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The Niocene Era
By Sean Phillips
Edgar Rice Burroughs invented the fictional Niocene Age for his novel the Eternal Lover, subsequently retitled The Eternal Savage. Its hero was Nu, a Cro-Magnon warrior whose beloved was Nat-ul. Nu seeks the head of the great saber tooth tiger Oo, much as the primitives of Pellucidar seek the head of a tarag to win the mate of their choice. He successfully slays the beasts after a battle royal, but ends end getting thrust back into present-day Africa where he meets with Victoria Custer, who is Nat-ul's modern incarnation. Later, Custer experiences life in the Niocence as Nat-ul, and Nu rescues her many more times. This the one notable "prehistoric" novel set not in a Lost World locale, but in the ancient past.
While it supposedly takes place in Africa, it is not the Africa of actual history. If anything, it takes place in a mythical prehistory similar to One Million B. C. or Joe Kubert's Tor, where the Age of Reptiles has over lapped into the dawning ages of Man, and beasts of different prehistoric ages intermingle. Niocence Africa very much resembles Pellucidar, and many of the same species predominate. Ice-Age fauna seems the most common, with a few Mesozoic holdovers, mainly marine and flying saurians. ERB mentions, "from the distant sea and swamp came the hissing of saurian and amphibian."
Surviving dinosaurs may lurk in the swamp, and labyrinthodont amphibians, like Pellucidar's sithic, may lurk there as well. The human inhabitants seem to be all white Cro-Magons, though with an enhanced ability for swinging through the trees. There exists on an island a race of hairy beings called "tree-people", with pig-eyes and wolf-fangs, which may be a relic population of Homo Erectus.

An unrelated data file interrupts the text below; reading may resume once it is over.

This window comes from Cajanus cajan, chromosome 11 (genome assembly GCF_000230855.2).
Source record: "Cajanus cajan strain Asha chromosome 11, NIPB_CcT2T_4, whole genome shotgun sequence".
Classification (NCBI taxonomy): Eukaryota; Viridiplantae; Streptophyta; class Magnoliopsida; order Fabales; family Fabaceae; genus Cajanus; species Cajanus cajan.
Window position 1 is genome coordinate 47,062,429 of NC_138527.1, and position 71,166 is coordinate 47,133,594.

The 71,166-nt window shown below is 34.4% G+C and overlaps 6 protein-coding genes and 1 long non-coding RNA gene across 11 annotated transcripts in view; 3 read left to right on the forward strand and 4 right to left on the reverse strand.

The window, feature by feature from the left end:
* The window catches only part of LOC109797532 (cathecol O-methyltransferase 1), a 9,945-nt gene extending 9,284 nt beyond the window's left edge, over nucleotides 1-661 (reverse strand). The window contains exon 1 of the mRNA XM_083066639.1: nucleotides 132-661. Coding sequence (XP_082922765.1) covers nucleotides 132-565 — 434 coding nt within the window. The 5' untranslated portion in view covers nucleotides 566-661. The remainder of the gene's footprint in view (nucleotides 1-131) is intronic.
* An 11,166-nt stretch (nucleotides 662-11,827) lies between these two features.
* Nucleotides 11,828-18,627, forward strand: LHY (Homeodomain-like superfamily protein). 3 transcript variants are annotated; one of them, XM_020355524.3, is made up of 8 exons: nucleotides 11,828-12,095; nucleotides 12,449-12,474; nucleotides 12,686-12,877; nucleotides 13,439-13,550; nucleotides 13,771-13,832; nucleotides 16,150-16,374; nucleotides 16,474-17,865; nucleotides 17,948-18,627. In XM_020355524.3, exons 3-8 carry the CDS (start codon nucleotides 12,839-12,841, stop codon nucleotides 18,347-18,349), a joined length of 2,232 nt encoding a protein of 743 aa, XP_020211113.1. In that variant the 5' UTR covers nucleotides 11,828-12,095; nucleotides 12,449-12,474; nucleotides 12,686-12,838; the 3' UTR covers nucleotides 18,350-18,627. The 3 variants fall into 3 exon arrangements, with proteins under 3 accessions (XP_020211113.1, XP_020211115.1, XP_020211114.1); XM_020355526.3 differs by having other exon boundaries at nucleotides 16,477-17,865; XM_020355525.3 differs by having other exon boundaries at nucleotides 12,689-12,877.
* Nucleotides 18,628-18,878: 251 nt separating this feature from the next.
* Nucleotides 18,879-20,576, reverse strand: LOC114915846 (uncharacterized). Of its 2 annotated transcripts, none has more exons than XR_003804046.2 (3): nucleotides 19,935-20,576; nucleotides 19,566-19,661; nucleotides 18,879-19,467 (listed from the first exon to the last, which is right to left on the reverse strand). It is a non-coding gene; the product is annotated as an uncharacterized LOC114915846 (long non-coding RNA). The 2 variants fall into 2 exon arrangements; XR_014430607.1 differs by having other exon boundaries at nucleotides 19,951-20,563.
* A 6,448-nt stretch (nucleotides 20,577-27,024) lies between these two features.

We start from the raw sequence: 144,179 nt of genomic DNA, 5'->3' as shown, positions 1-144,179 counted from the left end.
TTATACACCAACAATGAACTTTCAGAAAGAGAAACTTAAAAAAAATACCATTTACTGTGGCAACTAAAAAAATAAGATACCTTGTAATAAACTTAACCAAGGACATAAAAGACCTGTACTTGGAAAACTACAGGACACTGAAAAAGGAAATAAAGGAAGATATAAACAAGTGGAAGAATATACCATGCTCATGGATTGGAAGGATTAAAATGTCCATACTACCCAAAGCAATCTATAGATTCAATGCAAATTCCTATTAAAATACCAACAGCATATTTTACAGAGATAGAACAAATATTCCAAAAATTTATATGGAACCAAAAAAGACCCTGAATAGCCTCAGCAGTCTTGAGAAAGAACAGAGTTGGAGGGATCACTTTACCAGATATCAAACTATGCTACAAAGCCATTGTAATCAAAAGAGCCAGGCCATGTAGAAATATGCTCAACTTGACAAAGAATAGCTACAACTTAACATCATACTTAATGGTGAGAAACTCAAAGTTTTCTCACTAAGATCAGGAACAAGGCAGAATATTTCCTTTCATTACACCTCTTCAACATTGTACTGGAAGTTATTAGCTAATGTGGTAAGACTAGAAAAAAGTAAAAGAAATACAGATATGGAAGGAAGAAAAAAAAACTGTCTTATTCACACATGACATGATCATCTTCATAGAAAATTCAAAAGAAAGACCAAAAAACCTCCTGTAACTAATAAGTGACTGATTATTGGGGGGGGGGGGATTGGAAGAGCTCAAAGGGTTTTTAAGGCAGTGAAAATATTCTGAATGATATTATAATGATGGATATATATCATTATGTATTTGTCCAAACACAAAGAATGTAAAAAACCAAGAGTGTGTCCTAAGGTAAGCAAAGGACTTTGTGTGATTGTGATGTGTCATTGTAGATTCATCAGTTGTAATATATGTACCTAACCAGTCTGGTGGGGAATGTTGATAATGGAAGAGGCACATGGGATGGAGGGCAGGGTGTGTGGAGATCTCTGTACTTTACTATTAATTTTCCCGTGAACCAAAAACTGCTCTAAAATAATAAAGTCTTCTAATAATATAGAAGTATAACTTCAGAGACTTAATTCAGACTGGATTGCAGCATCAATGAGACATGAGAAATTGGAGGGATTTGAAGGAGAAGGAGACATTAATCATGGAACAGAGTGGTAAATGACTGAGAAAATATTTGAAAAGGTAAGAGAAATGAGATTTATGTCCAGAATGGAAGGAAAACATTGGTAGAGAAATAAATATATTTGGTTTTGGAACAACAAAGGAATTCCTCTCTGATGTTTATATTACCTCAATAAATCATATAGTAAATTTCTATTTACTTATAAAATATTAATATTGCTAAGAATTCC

The great saber tooth tiger, whom Nu slays and beheads for Nat-ul. He represents essentially the same species as the giant tarags of Pellucidar. The body as as huge as a full-grown bull, gorgeously striped in brilliant gold and glossy black. The ivory slashers are fully eighteen-inches long. Burroughs greatly inflated the beast's proportions for dramatic effect.
The great cave-bear of the stone age, Ursus Spaleus, the mortal enemy of Oo.
The woolly mammoth of the ice age, not native to Africa in our own history.
The great woolly rhinoceros, Coleodonta, a native of Pleistocene Eurasia, but not Africa, in our own history.
The mighty cave-lion of the Pleistocene. Burroughs describes both sexes as being maned. According to actual cave-paintings, this species was in fact maneless.
Giant bovines, common to Europe up into historical times. Did in fact roam Africa in prehistoric times.
Giant relative of the modern hyena
A giant flying reptile, possibly actually a pterandon, possibly synonymous with the thipdars of Pellucidar. One bore Nat-ul to its nest on the island of the tree-people. Burroughs remarks that "even in Nat-ul's day they were practically extinct."
Marine reptiles still proliferate in the Niocence oceans, such as the plesiosaur that attack's Nu's boat, as he crosses the water to save his beloved. The artist above portrayed a rather fanciful representation of the beast.
The people of the Niocence, called "troglodytes" by Burroughs, are white-skinned Cro-Magnon people. There are two main cultures where Nu lives, the cave dwellers, Nu's people, and the boat-builder's Tur's people, who live on the edge f the paleolithic sea. Nu's people dress in the hides of carnivores slain in battle, while the boat-builders wear the hides of aurochs and other herbivores.
The Tree people are a relic population of some former stage of human development, who have manage to persist one of the islands. They are hideous race of creatures with fur and fangs.
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